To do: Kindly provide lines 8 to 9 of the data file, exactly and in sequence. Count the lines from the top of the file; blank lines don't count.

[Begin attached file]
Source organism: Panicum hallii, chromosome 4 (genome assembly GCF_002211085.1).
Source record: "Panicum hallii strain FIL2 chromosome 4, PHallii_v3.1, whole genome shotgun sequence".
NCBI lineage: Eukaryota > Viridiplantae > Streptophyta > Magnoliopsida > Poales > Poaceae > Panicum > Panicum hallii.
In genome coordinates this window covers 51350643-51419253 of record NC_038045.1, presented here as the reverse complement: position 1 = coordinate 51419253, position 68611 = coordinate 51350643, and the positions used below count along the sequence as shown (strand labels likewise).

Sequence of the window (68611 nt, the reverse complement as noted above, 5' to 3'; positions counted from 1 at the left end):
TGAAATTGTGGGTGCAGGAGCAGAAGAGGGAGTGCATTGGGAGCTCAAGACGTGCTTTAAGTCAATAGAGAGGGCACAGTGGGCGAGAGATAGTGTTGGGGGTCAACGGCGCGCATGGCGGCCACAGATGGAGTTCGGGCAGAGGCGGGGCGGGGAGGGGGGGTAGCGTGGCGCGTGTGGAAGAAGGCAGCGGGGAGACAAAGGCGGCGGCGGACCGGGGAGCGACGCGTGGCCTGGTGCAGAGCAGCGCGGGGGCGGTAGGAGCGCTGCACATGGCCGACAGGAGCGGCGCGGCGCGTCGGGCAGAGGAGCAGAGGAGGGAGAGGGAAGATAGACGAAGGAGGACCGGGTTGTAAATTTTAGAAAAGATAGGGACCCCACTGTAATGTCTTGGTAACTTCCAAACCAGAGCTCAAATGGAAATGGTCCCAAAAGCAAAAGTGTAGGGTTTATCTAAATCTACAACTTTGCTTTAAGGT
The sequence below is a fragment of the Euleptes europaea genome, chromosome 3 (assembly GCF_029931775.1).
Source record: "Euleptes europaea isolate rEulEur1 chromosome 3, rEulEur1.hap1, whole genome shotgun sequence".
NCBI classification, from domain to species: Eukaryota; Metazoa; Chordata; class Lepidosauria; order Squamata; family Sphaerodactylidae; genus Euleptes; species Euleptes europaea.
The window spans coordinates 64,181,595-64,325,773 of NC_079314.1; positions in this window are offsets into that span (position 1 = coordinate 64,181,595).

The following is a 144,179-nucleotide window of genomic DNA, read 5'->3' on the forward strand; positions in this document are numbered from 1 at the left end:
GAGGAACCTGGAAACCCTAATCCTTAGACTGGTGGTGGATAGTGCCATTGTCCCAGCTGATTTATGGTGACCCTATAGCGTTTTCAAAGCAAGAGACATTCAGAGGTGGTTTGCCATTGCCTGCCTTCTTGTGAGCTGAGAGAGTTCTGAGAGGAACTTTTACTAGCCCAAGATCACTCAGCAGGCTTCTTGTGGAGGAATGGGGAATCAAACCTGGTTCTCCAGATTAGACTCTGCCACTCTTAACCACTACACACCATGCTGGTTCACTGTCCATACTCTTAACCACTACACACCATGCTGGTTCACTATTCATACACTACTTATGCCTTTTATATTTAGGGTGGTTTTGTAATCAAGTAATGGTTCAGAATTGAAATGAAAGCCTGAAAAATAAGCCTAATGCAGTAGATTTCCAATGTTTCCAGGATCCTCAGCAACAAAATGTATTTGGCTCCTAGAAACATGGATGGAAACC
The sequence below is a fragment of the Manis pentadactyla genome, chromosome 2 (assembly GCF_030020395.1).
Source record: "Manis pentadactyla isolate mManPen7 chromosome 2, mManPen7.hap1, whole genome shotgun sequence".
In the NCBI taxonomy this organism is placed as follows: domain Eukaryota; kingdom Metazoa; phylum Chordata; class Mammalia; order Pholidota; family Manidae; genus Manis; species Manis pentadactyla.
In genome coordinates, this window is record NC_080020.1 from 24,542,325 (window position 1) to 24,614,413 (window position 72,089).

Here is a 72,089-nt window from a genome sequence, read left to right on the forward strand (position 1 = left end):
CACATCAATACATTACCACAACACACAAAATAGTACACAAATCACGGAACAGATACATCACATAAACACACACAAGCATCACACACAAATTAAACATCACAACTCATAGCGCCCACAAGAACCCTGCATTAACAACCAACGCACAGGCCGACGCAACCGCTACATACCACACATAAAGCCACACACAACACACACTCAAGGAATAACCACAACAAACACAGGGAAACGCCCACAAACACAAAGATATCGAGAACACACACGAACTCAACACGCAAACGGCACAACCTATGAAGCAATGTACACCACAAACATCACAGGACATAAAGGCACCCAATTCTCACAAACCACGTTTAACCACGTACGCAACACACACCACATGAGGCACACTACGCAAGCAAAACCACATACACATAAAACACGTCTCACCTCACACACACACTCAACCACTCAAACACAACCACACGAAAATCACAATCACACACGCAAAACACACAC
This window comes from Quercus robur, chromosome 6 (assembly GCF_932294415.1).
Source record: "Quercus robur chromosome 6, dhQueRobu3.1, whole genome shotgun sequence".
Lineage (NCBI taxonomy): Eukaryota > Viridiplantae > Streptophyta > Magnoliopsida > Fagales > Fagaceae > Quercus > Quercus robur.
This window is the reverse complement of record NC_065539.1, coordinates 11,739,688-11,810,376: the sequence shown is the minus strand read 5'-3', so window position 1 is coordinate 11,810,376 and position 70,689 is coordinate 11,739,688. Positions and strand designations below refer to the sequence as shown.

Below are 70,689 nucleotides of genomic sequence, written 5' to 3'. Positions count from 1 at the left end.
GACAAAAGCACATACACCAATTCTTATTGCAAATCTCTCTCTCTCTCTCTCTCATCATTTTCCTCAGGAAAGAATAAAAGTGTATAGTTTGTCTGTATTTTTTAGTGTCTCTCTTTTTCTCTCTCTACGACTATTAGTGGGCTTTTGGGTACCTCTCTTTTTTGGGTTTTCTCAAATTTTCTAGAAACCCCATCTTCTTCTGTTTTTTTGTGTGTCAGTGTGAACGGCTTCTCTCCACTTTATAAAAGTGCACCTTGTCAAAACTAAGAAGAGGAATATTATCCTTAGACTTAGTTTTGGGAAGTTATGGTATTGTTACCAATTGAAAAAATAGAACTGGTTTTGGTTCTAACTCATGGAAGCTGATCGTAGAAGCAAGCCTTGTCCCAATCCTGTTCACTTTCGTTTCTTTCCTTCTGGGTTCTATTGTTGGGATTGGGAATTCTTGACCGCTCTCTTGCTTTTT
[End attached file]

Source record: "Euleptes europaea isolate rEulEur1 chromosome 3, rEulEur1.hap1, whole genome shotgun sequence".
NCBI classification, from domain to species: Eukaryota; Metazoa; Chordata; class Lepidosauria; order Squamata; family Sphaerodactylidae; genus Euleptes; species Euleptes europaea.